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Chubby Guy Sues Subway over ‘Footlong’ Sandwiches, But Not Because They Made Him Fat

For the record, Judicial Hellholes reporters carry no water for Subway, which has been unforgivably slow and clumsy in getting out in front of the public relations curve concerning lawsuits alleging that its “footlong” sandwiches aren’t long enough.  But if the sandwich chain doesn’t quickly begin to follow the aggressive Taco Bell playbook, established two years ago when it was falsely accused by an Alabama-based shyster of misrepresenting the ingredients of its taco meat, Subway likely will be swallowed up by other parasitic plaintiffs’ lawyers.

Criticisms of Subway’s strategy or lack thereof aside, the sandwich this reporter purchased as a curious, objective fact-finder from one of its stores here in Washington, D.C. today measured closer to 13 inches in length (see photo).  This evidence might lead reasonable, non-litigious people to believe that, since sub-roll baking is presumably a far less precise science than, say, docking spacecraft, Subway’s “footlong” rolls probably average pretty close to 12 inches.  And it’s quite likely that for every 11.5 inch roll someone can find, someone else can find a 12.5 inch roll.  Of course, the 12.5 inch rolls would probably draw lawsuits, too, by those claiming that Subway made them fat by foisting more calories on them than they expected.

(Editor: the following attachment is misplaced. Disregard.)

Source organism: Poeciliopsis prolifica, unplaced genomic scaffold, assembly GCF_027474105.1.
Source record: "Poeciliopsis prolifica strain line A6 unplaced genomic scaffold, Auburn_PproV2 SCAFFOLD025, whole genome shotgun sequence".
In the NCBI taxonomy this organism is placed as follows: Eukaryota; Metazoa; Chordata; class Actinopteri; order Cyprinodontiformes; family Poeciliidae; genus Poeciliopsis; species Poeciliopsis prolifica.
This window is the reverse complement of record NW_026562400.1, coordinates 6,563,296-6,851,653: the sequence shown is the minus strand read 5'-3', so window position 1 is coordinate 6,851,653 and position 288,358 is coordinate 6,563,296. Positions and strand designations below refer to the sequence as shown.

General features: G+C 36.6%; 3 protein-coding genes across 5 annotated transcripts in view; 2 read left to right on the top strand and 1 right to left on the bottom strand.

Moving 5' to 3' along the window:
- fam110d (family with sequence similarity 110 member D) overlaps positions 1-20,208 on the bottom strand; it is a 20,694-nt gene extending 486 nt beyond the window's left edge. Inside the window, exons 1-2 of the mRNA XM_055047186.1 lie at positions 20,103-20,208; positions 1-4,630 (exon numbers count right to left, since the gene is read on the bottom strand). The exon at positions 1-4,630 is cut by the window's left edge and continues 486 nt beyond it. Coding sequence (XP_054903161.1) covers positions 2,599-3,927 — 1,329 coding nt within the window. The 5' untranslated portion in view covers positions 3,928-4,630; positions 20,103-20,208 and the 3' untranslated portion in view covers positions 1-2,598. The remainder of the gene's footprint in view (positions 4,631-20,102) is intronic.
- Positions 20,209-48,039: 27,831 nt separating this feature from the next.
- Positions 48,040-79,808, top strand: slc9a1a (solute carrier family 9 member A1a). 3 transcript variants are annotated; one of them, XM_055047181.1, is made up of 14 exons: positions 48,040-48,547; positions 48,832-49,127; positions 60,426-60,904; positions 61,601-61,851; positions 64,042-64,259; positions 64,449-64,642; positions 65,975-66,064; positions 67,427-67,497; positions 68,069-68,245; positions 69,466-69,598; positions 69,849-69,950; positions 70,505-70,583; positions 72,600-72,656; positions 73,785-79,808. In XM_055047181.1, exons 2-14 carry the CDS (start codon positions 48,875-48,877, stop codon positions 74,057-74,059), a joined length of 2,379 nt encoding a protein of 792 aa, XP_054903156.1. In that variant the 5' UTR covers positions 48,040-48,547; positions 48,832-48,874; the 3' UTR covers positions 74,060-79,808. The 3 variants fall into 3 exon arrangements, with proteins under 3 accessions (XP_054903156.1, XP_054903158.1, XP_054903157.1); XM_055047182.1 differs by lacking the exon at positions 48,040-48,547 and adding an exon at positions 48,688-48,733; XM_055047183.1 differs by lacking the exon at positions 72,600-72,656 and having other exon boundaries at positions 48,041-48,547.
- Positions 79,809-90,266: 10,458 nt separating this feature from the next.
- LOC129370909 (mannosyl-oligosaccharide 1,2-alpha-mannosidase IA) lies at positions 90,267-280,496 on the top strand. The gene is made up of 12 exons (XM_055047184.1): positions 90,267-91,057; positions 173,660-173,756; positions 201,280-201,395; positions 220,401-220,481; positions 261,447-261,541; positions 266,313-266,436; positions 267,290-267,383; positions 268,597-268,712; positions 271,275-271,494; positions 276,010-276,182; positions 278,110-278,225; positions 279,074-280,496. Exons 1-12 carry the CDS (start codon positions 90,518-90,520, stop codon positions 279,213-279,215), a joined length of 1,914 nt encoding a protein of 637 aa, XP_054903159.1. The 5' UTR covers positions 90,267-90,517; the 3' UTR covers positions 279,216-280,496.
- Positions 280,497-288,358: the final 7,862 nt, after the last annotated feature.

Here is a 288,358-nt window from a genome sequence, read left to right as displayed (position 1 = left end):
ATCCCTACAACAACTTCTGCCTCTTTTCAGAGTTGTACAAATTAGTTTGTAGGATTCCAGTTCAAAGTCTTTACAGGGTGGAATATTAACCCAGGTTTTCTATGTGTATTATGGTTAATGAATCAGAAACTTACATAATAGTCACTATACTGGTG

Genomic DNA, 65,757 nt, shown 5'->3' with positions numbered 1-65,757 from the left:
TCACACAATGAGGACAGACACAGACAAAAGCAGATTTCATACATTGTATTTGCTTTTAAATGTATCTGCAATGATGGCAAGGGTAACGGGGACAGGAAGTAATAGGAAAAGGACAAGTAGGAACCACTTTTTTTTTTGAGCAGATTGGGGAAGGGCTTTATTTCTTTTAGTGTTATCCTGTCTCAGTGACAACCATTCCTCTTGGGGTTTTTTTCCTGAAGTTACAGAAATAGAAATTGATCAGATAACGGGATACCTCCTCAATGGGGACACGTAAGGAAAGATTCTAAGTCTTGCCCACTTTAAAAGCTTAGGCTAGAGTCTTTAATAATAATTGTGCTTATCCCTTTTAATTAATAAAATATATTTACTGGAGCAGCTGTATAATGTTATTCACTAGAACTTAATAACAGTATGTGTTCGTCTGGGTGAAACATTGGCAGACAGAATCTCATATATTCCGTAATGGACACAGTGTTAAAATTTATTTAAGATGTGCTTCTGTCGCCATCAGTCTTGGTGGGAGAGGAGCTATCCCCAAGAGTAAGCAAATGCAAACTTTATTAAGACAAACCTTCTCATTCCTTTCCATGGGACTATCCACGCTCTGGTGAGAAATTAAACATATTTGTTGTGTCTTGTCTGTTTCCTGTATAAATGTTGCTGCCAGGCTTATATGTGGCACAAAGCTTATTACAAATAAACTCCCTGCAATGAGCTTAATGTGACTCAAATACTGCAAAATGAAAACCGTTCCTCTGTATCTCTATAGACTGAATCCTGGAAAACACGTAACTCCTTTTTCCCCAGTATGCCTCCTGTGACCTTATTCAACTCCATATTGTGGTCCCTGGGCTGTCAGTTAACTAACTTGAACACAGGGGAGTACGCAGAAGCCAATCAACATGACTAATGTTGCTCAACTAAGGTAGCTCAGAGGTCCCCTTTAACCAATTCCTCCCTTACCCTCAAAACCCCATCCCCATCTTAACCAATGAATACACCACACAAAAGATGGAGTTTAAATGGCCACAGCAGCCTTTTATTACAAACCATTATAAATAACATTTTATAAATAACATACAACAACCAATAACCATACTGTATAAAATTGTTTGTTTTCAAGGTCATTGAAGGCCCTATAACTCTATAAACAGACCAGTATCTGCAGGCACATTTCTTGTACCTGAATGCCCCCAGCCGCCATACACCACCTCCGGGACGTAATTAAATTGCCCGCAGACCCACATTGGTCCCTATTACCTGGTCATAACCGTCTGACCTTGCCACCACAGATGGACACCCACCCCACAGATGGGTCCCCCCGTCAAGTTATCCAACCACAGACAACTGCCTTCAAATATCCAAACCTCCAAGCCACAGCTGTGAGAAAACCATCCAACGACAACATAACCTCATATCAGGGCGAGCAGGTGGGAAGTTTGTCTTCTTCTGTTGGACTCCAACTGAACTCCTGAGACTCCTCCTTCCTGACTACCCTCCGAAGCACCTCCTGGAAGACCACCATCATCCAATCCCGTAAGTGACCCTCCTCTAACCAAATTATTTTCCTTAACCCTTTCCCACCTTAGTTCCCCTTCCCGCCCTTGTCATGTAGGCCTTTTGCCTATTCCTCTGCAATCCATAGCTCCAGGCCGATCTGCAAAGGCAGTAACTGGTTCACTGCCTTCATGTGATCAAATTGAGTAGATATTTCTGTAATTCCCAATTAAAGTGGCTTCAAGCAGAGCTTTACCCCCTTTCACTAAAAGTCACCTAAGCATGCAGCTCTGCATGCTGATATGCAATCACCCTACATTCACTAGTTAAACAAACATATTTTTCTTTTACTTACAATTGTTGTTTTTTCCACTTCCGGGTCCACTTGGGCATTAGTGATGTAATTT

And speaking of those who are less than svelte, the New Jersey man, Jason Leslie, who has reportedly sued Subway in federal district court, appears in a New York Post photo to need another inch of bread like he needs a hole in the head.  At the fairly young age of just 32, Mr. Leslie looks to be significantly overweight with at least two discernible chins and counting.  He ought to be on Jenny Craig rather than routinely glomming down giant meatball subs.

But at least Mr. Leslie is honest enough to say he “feel[s] like an idiot,” and here the rest of us might agree.  For who, but an idiot, would so shamelessly waste fellow taxpayers’ dollars on finite court resources that could better be spent providing a day in court for those who’ve suffered a real injury or injustice?  If anything, Mr. Leslie ought to thank Subway for occasionally giving him a little less bread and calories than he thought he was getting.

Justice made fresh your way!

By Drew Sheneman/The Star-Ledger on January 28, 2013

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